Harnessing the power of red shoes, Mustache and his trusty sidekick, 5-String Fiddle, have spent the last decade in studios, on stages, and crammed into various forms of transportation, traveling across the North American continent and over the Pacific and Atlantic Oceans - not only as a sideman for Béla Fleck, The Sparrow Quartet, Tim O'Brien, Darrell Scott, Steve Earle, and Frank Vignola, but also as a solo artist with his band, a drums/bass/fiddle power trio called The Colorfools - fighting evil music, toppling language barriers, and sharing his view of the world through a camera lens.
In 2006, Mustache and 5-String Fiddle made their debut record entitled 3D (Sugar Hill Records). On the morning of his birthday, what at first seemed like prank phone call turned out to be the honest truth -- 3D, more specifically the track Jerusalem Ridge, was nominated for a GRAMMY. Hailed as a "tour de force" (New York Times), this choptastic interpretation of a Bill Monroe bluegrass fiddle tune helped to establish Mustache as the leader of "The Chop," a new percussive bowing technique permeating every corner of the fiddle/violin world.
Two years, thousands of frequent flyer miles, and even more thousands of notes later, the time had come to return to the studio. Genre lines were smeared; sounds and colors from beautiful to ugly and everywhere in between were explored; drums & loops (Matt Chamberlain), bass (Viktor Krauss), electric guitar & pedal steel (Darrell Scott), fiddle & voice (midwest boy) grooved through twists and turns; new melodies were born while old ones were de'rranged. Life's most recent adventures of sight and sound were sonically summed up in less than an hour on a record named after an M.C. Escher work, Oog (Red Shoe Records).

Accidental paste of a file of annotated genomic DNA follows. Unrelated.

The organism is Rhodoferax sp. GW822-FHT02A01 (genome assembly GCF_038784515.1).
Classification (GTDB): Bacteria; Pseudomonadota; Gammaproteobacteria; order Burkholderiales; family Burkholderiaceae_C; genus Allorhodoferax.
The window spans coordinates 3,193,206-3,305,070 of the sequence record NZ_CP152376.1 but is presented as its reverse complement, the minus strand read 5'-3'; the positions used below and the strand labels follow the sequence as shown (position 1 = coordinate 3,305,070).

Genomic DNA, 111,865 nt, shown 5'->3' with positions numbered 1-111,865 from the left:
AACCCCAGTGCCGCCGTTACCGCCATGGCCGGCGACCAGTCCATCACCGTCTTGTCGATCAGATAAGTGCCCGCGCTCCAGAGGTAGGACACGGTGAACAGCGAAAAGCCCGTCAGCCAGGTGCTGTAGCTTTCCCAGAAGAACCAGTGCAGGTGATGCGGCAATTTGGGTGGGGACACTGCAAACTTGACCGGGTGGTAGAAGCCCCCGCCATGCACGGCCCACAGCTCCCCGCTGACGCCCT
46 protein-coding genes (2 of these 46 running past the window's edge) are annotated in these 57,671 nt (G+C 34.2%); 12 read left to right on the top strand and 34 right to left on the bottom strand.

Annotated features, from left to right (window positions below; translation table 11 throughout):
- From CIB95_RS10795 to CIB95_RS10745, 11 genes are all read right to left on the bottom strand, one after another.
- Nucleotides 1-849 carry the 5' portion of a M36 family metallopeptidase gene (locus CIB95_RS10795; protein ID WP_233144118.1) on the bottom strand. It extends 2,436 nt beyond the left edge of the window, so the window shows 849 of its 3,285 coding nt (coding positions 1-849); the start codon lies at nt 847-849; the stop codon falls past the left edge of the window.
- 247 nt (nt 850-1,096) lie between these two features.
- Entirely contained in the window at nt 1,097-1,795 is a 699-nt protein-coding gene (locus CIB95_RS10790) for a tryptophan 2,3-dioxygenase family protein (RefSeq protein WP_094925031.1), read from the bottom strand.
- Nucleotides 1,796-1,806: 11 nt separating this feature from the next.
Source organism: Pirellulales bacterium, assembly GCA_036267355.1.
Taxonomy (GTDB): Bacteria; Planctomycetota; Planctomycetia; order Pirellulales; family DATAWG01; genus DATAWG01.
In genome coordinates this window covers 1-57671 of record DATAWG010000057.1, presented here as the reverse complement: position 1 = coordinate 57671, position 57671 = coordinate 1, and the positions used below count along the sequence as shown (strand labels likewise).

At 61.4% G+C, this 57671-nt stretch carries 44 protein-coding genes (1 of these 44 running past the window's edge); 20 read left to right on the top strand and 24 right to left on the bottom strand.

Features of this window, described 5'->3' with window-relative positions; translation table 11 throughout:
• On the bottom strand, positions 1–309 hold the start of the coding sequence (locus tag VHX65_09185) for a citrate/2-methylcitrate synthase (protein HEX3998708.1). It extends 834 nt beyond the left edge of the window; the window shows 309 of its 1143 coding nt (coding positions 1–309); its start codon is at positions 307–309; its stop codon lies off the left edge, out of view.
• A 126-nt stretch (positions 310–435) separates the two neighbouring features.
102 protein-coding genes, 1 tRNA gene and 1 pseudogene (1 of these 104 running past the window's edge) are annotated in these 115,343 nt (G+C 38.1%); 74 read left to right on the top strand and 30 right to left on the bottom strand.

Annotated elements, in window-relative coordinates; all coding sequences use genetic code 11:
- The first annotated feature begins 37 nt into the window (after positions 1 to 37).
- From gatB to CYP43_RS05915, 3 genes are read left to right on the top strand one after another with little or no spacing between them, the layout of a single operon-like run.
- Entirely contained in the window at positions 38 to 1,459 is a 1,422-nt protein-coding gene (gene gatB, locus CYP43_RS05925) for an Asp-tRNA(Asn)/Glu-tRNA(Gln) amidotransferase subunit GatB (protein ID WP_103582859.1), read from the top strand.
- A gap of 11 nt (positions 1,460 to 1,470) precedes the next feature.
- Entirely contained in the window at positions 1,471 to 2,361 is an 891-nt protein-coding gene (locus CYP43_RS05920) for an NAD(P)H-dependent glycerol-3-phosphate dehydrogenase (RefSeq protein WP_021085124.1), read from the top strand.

Since then, Mustache and 5-String Fiddle have rarely slept a full 8hr night. Our fearless fiddler and his feared sidekick have been making countless special guest appearances on stages and in studios for all manner of eclectic and innovative artists – including performances for their largest audiences to date with the Zac Brown Band, and the honor of melodically dueling with the Fantastic Four of the acoustic/electric/bluegrass/jazz/fusion world, Béla Fleck and the Flecktones. There've even been collaborations with musicians from the Republic of Tuva and four African countries. Through it all, 5-String Fiddle remains unchanged, with the exception of road wear and strangs. Mustache, however, has stepped out of the (cell)phone booth with a blazing monochromatic new identity . . . Red Suit.
No new solo record? (you say!) Patience, music lover. Midwest Boy has also been tinkering steadily deep under ground in his top secret fiddle lab, experimenting with ground breaking Chop techniques and solo solo real-time looping capabilities full of pedal board tones brimming with electricity. Patience, music lover.
That midwest boy hopes to see you out on the road somewhere. Look for him using the alias Casey Driessen. And although you can't hear them (or can you?), you know he's wearing red shoes.